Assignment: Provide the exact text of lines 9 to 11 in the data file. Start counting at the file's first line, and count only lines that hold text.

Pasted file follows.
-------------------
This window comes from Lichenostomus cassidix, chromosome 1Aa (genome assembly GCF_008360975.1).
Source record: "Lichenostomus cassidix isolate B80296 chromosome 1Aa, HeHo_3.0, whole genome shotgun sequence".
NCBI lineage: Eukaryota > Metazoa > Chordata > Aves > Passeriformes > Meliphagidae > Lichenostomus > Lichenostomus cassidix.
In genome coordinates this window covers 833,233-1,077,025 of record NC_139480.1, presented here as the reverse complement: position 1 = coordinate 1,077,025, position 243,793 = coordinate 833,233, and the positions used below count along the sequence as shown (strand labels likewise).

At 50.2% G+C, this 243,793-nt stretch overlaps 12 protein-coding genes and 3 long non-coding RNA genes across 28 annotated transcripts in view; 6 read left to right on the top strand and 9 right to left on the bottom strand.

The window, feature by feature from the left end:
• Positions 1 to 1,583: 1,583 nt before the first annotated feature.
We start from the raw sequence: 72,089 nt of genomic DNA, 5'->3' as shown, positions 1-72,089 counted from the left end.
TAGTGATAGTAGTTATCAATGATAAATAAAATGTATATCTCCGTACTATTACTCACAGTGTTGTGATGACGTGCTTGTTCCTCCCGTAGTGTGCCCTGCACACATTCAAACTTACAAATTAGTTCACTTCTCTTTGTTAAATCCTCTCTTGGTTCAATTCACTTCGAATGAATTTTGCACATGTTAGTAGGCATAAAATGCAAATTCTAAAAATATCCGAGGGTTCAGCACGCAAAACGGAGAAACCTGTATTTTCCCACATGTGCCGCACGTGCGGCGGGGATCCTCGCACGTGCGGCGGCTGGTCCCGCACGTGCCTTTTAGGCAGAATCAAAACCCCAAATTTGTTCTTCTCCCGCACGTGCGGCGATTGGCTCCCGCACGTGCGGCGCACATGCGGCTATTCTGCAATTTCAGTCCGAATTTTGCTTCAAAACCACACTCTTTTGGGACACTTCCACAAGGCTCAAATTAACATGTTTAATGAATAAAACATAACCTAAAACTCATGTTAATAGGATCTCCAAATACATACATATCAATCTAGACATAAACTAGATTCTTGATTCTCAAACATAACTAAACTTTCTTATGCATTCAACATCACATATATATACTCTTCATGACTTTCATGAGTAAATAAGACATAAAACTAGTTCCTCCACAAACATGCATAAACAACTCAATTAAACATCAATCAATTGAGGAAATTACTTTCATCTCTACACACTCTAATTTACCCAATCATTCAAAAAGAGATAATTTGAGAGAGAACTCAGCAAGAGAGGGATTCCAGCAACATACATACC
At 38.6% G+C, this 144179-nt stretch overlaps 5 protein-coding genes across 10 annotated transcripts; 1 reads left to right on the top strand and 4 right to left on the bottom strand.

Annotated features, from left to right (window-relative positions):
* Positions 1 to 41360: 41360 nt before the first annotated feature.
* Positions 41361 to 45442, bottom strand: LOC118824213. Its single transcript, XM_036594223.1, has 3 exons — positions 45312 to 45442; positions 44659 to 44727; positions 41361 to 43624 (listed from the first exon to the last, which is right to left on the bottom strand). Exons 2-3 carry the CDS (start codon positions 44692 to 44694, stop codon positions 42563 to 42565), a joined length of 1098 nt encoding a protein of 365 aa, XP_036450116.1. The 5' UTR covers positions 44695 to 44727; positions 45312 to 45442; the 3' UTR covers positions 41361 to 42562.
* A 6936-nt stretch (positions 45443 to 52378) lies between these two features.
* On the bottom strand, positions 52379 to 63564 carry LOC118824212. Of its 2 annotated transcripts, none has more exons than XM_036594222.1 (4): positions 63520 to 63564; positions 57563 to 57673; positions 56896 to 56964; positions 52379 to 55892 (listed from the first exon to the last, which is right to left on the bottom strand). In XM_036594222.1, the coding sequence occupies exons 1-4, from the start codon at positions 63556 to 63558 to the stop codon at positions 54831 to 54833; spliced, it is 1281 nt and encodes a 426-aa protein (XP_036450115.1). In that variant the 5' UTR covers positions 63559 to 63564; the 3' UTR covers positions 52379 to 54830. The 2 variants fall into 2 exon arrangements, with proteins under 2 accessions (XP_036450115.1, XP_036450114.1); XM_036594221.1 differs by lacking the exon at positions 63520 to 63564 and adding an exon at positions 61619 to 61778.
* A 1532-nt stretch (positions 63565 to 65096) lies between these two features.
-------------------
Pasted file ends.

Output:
TAGTGATAGTAGTTATCAATGATAAATAAAATGTATATCTCCGTACTATTACTCACAGTGTTGTGATGACGTGCTTGTTCCTCCCGTAGTGTGCCCTGCACACATTCAAACTTACAAATTAGTTCACTTCTCTTTGTTAAATCCTCTCTTGGTTCAATTCACTTCGAATGAATTTTGCACATGTTAGTAGGCATAAAATGCAAATTCTAAAAATATCCGAGGGTTCAGCACGCAAAACGGAGAAACCTGTATTTTCCCACATGTGCCGCACGTGCGGCGGGGATCCTCGCACGTGCGGCGGCTGGTCCCGCACGTGCCTTTTAGGCAGAATCAAAACCCCAAATTTGTTCTTCTCCCGCACGTGCGGCGATTGGCTCCCGCACGTGCGGCGCACATGCGGCTATTCTGCAATTTCAGTCCGAATTTTGCTTCAAAACCACACTCTTTTGGGACACTTCCACAAGGCTCAAATTAACATGTTTAATGAATAAAACATAACCTAAAACTCATGTTAATAGGATCTCCAAATACATACATATCAATCTAGACATAAACTAGATTCTTGATTCTCAAACATAACTAAACTTTCTTATGCATTCAACATCACATATATATACTCTTCATGACTTTCATGAGTAAATAAGACATAAAACTAGTTCCTCCACAAACATGCATAAACAACTCAATTAAACATCAATCAATTGAGGAAATTACTTTCATCTCTACACACTCTAATTTACCCAATCATTCAAAAAGAGATAATTTGAGAGAGAACTCAGCAAGAGAGGGATTCCAGCAACATACATACC
At 38.6% G+C, this 144179-nt stretch overlaps 5 protein-coding genes across 10 annotated transcripts; 1 reads left to right on the top strand and 4 right to left on the bottom strand.

Annotated features, from left to right (window-relative positions):